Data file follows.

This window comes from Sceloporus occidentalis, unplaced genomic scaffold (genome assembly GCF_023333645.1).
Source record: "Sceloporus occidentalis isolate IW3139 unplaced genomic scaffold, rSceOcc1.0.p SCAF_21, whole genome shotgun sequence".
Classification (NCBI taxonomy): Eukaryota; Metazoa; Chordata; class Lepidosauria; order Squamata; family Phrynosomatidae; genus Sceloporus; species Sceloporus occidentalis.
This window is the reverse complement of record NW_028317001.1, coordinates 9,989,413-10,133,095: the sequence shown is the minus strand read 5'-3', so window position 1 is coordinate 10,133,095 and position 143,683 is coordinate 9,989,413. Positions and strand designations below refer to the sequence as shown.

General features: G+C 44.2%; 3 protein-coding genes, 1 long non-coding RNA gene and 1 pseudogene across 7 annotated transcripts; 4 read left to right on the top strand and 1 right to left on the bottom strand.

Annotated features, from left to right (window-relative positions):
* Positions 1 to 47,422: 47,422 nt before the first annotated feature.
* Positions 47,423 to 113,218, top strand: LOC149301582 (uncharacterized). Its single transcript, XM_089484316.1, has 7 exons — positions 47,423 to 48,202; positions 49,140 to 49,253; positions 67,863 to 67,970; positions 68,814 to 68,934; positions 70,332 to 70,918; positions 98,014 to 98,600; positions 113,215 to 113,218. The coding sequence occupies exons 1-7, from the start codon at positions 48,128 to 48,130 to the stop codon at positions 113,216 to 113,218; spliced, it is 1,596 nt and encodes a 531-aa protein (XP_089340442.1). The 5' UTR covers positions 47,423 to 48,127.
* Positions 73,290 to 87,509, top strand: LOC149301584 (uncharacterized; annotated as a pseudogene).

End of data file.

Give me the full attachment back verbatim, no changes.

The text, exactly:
This window comes from Sceloporus occidentalis, unplaced genomic scaffold (genome assembly GCF_023333645.1).
Source record: "Sceloporus occidentalis isolate IW3139 unplaced genomic scaffold, rSceOcc1.0.p SCAF_21, whole genome shotgun sequence".
Classification (NCBI taxonomy): Eukaryota; Metazoa; Chordata; class Lepidosauria; order Squamata; family Phrynosomatidae; genus Sceloporus; species Sceloporus occidentalis.
This window is the reverse complement of record NW_028317001.1, coordinates 9,989,413-10,133,095: the sequence shown is the minus strand read 5'-3', so window position 1 is coordinate 10,133,095 and position 143,683 is coordinate 9,989,413. Positions and strand designations below refer to the sequence as shown.

General features: G+C 44.2%; 3 protein-coding genes, 1 long non-coding RNA gene and 1 pseudogene across 7 annotated transcripts; 4 read left to right on the top strand and 1 right to left on the bottom strand.

Annotated features, from left to right (window-relative positions):
* Positions 1 to 47,422: 47,422 nt before the first annotated feature.
* Positions 47,423 to 113,218, top strand: LOC149301582 (uncharacterized). Its single transcript, XM_089484316.1, has 7 exons — positions 47,423 to 48,202; positions 49,140 to 49,253; positions 67,863 to 67,970; positions 68,814 to 68,934; positions 70,332 to 70,918; positions 98,014 to 98,600; positions 113,215 to 113,218. The coding sequence occupies exons 1-7, from the start codon at positions 48,128 to 48,130 to the stop codon at positions 113,216 to 113,218; spliced, it is 1,596 nt and encodes a 531-aa protein (XP_089340442.1). The 5' UTR covers positions 47,423 to 48,127.
* Positions 73,290 to 87,509, top strand: LOC149301584 (uncharacterized; annotated as a pseudogene).